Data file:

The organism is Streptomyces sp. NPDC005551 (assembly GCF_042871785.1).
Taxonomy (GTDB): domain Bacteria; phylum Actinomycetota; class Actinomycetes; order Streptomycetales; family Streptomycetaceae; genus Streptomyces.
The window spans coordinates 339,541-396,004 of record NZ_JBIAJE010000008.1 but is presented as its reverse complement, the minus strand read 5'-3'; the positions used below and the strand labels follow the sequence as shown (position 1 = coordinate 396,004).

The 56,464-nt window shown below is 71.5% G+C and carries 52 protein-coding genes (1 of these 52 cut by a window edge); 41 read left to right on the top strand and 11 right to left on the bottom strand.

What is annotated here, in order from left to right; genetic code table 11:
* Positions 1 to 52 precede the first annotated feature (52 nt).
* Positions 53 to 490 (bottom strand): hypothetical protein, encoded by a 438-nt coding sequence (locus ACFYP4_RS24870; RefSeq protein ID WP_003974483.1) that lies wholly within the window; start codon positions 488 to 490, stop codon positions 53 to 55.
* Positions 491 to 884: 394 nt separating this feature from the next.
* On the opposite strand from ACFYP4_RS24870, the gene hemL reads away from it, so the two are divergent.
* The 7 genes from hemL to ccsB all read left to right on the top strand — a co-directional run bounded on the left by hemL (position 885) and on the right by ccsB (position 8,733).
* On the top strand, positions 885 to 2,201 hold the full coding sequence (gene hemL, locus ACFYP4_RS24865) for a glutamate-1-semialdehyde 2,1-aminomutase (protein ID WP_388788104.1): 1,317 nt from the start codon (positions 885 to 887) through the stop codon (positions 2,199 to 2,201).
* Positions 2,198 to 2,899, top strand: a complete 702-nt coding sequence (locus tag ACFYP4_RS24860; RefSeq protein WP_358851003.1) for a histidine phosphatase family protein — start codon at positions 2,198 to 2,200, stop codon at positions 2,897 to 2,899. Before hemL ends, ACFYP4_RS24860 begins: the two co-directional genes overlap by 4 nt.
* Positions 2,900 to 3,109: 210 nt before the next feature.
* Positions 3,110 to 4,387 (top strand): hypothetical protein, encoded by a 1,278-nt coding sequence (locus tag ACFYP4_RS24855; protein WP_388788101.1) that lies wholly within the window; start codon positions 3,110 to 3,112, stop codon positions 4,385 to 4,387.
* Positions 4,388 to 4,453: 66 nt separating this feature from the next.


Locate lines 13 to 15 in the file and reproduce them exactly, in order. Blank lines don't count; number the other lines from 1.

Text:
* Positions 2,900 to 3,109: 210 nt before the next feature.
* Positions 3,110 to 4,387 (top strand): hypothetical protein, encoded by a 1,278-nt coding sequence (locus tag ACFYP4_RS24855; protein WP_388788101.1) that lies wholly within the window; start codon positions 3,110 to 3,112, stop codon positions 4,385 to 4,387.
* Positions 4,388 to 4,453: 66 nt separating this feature from the next.